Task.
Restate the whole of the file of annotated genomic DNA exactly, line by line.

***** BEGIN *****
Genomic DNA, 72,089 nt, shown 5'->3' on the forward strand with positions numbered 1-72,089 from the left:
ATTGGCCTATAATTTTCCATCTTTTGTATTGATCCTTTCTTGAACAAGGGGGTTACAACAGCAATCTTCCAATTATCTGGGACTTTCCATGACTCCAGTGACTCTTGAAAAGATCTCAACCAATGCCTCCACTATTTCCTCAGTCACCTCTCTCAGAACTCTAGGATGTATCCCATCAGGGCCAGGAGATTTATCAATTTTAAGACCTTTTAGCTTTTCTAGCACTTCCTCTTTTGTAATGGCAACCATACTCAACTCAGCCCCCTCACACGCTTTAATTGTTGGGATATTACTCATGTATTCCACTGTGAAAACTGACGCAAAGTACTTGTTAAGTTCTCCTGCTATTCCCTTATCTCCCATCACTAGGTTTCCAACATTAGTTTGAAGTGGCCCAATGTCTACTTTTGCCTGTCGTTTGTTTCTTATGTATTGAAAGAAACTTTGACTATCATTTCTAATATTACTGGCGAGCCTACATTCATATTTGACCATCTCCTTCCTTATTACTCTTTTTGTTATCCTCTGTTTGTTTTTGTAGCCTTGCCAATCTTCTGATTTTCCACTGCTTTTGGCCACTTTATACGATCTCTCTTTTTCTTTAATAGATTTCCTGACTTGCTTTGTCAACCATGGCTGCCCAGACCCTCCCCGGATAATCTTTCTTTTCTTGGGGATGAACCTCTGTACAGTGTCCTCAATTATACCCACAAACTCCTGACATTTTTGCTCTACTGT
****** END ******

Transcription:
Genomic DNA, 72,089 nt, shown 5'->3' on the forward strand with positions numbered 1-72,089 from the left:
ATTGGCCTATAATTTTCCATCTTTTGTATTGATCCTTTCTTGAACAAGGGGGTTACAACAGCAATCTTCCAATTATCTGGGACTTTCCATGACTCCAGTGACTCTTGAAAAGATCTCAACCAATGCCTCCACTATTTCCTCAGTCACCTCTCTCAGAACTCTAGGATGTATCCCATCAGGGCCAGGAGATTTATCAATTTTAAGACCTTTTAGCTTTTCTAGCACTTCCTCTTTTGTAATGGCAACCATACTCAACTCAGCCCCCTCACACGCTTTAATTGTTGGGATATTACTCATGTATTCCACTGTGAAAACTGACGCAAAGTACTTGTTAAGTTCTCCTGCTATTCCCTTATCTCCCATCACTAGGTTTCCAACATTAGTTTGAAGTGGCCCAATGTCTACTTTTGCCTGTCGTTTGTTTCTTATGTATTGAAAGAAACTTTGACTATCATTTCTAATATTACTGGCGAGCCTACATTCATATTTGACCATCTCCTTCCTTATTACTCTTTTTGTTATCCTCTGTTTGTTTTTGTAGCCTTGCCAATCTTCTGATTTTCCACTGCTTTTGGCCACTTTATACGATCTCTCTTTTTCTTTAATAGATTTCCTGACTTGCTTTGTCAACCATGGCTGCCCAGACCCTCCCCGGATAATCTTTCTTTTCTTGGGGATGAACCTCTGTACAGTGTCCTCAATTATACCCACAAACTCCTGACATTTTTGCTCTACTGT